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Sunday, 11 June, 2000, 20:55 GMT 21:55 UK
Profile: Tim Henman
Tim Henman: Will he break through this year?
No less an authority than Pete Sampras has said that British number one Tim Henman will one day win Wimbledon.

British fans are now wondering when that day will come. Most commentators believe he has the potential to claim the biggest prize in tennis.

He can play every shot in the book and his desire to win and mental strength are top class.

Henman hot at Wimbledon
But at the age of 25 the harsh truth is that he is unlikely to improve any further. If a player is to become a regular winner of Grand Slams titles and a contender for the world number one spot, they have usually made the breakthrough by now.

Pat Rafter was 24, Andre Agassi 22 and Sampras just 19 when they picked up their first major titles.

Now Henman finds himself anxiously looking over his shoulder at the likes of Lleyton Hewitt, 19, Tommy Haas, 22, and Nicolas Kiefer, also 22.

Highs and lows

That said, Henman's recent record at Wimbledon is second only to Sampras himself. He has reached the semi-finals for the last two years, losing both times to the six-times winner. The two years before that Henman reached the last eight.

The most worrying aspect of his game for British fans is that in the last year or two he has followed a great win by losing a match he should have won.

One week he can beat Yevgeny Kafelnikov or Andre Agassi and the lose to the likes of Jerome Golmard, Rainer Schuttler or Guillermo Canas.

Golmard is a particular bogeyman for Henman. He does not have a fraction of the British player's talent yet beat him twice last year.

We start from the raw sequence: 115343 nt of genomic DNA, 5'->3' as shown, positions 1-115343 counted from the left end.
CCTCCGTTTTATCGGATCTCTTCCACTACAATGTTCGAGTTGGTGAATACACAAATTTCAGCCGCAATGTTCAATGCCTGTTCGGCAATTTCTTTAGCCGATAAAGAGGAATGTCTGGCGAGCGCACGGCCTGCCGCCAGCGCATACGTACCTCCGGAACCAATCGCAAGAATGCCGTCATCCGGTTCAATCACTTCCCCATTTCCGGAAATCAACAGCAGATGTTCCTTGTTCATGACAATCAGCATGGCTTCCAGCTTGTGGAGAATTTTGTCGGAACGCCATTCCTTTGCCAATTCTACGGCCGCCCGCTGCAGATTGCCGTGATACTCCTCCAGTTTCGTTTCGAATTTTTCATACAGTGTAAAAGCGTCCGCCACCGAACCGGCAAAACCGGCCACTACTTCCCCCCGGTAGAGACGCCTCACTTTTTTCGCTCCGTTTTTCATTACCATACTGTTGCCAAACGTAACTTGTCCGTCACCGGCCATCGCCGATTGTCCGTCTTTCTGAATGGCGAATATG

Has lost in six successive finals
There was a prime example of this in Rotterdam in February when Henman reached the final after beating Kafelnikov, the world number two at the time.

But just when fans thought he was about to secure his fifth career title, he lost to the 31-year-old Frenchman Cedric Pioline, ranked 51. That was Henman's sixth successive defeat in a final.

A few weeks later in Florida he squandered four match points against Agassi.

But hang on....

Keep it in perspective, though. If, five years ago, British tennis fans were told they would soon have a genuinely world class player who regularly beat the top names and always reached the final stages of Wimbledon they would have grabbed it with both hands.

The fact that the final step has so far eluded him may be frustrating but it is testament to the increased expectation of fans and the enormous talent of Henman himself.

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See also:

09 Jun 00 | Photo Galleries
The last 10 men to win the Championships
10 Jun 00 | The Brits
British men's hopefuls
10 Jun 00 | The Brits
Profile: Greg Rusedski
 | Wimbledon2000
11 Jun 00 | Mens Seeds
Tim Henman
11 Jun 00 | Sportstalk
Has Henman got what it takes?
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